BCAA’s – what, why and how?

One of the newer supplements on the market making claims to improve cognition, decrease muscle breakdown, promote muscle protein synthesis and improve exercise performance is branched-chain amino-acids (BCAAs).

But… what are they? BCAAs are essential amino acids leucine, isoleucine, and valine (ones we cannot synthesize ourselves and must consume) that can be oxidized within our muscles, especially during exercise. These amino acids are the most important amino acids for muscle protein synthesis, as leucine itself is a direct stimulator of muscle protein synthesis independent of exercise and it is important to make sure we are getting adequate amounts in our diet before considering supplementation.

While most of the research into BCAAs has been done in rodents, some interesting data has recently surfaced regarding their effect on exercise in humans. Mainly the ingestion of BCAAs before, during or after exercise has been shown to increase intracellular and arterial levels, and to prevent muscle protein breakdown, where some studies have even demonstrated less delayed-onset-muscle-soreness (DOMS) following exercise. BCAAs are also an important fuel for our muscle cells during exercise, and since levels decline with exercise, it makes sense to use them as a supplement during and/or after workouts.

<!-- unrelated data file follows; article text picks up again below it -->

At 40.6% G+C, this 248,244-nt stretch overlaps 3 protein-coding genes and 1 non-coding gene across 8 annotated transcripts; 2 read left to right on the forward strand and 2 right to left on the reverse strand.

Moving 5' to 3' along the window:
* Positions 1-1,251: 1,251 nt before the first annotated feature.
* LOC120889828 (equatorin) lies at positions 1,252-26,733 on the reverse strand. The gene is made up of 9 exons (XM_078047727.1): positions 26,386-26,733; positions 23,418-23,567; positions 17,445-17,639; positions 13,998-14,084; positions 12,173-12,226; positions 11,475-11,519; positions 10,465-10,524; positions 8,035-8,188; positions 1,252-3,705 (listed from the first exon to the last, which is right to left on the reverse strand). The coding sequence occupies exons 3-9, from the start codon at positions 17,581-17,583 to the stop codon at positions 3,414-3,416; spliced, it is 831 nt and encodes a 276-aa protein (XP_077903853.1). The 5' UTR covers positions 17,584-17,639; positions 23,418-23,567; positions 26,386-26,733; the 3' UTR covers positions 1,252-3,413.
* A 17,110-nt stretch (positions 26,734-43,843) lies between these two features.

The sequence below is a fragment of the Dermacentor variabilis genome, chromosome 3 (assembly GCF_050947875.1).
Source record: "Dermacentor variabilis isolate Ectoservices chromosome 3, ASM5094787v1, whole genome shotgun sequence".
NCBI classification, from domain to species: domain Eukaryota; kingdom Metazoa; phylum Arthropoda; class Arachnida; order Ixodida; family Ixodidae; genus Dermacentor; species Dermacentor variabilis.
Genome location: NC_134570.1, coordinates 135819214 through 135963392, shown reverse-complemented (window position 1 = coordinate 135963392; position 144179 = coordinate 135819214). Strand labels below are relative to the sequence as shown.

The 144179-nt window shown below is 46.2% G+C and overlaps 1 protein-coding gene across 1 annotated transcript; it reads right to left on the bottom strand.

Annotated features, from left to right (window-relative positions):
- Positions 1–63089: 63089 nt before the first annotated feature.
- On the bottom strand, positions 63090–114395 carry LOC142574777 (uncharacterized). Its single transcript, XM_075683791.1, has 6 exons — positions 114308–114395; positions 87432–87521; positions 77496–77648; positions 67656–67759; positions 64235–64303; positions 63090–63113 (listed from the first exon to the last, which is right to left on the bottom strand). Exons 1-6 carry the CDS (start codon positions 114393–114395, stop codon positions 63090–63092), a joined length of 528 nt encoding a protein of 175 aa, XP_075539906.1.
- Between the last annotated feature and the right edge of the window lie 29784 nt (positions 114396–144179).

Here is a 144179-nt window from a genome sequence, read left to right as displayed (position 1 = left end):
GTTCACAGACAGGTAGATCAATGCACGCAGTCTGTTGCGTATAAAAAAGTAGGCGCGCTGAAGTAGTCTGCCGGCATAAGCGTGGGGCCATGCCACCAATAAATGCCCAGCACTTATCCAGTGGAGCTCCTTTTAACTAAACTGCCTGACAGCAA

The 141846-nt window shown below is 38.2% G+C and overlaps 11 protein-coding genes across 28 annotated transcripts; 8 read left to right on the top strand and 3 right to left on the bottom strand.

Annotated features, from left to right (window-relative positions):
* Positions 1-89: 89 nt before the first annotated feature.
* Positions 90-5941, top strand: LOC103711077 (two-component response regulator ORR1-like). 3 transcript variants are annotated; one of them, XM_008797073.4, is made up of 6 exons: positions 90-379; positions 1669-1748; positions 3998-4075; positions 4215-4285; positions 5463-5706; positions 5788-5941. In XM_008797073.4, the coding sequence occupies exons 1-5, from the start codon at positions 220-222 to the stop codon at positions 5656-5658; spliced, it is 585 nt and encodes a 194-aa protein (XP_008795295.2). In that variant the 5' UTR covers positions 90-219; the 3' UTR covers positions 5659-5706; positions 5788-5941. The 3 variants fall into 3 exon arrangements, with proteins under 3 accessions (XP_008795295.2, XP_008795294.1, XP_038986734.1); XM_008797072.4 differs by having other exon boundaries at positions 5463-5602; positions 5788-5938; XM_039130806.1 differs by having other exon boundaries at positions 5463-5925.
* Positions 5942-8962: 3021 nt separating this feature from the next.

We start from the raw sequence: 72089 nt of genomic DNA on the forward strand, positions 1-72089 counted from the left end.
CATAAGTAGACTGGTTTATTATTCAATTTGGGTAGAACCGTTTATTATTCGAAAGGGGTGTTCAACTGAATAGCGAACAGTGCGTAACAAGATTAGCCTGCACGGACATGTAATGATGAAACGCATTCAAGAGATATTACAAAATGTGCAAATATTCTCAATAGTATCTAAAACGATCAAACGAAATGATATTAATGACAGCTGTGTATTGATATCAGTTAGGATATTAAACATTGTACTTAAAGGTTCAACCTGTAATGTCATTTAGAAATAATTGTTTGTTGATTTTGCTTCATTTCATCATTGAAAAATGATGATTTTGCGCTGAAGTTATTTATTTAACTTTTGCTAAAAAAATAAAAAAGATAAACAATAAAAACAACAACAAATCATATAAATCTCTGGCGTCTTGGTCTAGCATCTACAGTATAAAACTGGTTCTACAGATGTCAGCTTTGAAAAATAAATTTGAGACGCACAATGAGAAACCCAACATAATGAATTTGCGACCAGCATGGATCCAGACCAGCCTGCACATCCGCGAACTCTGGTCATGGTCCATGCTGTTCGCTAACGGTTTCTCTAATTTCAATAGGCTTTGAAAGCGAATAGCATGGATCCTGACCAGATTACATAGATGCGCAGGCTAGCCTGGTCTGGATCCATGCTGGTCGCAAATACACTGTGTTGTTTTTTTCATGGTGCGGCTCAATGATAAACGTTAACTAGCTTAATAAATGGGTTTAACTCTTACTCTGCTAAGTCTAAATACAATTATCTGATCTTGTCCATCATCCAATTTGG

When combined with a resistance training program and enough protein intake, BCAAs have been shown to help to increase lean muscle mass and lower body fat percentage. It should be noted that a lot of the research into BCAAs, is through one off studies and research is just starting to tease out the effectiveness of them but nevertheless there are some intriguing early results. Come into SST to find out how, when, and what BCAAs we use with our athletes and clients to help improve exercise performance and body composition!

References: All About BCAAs Precision Nutrition Andrews, Ryan (2018) Exercise Promotes BCAA Catabolism: Effects of BCAA Supplementation on Skeletal Muscle during Exercise Shimomura et al. (2004) The Journal of Nutrition

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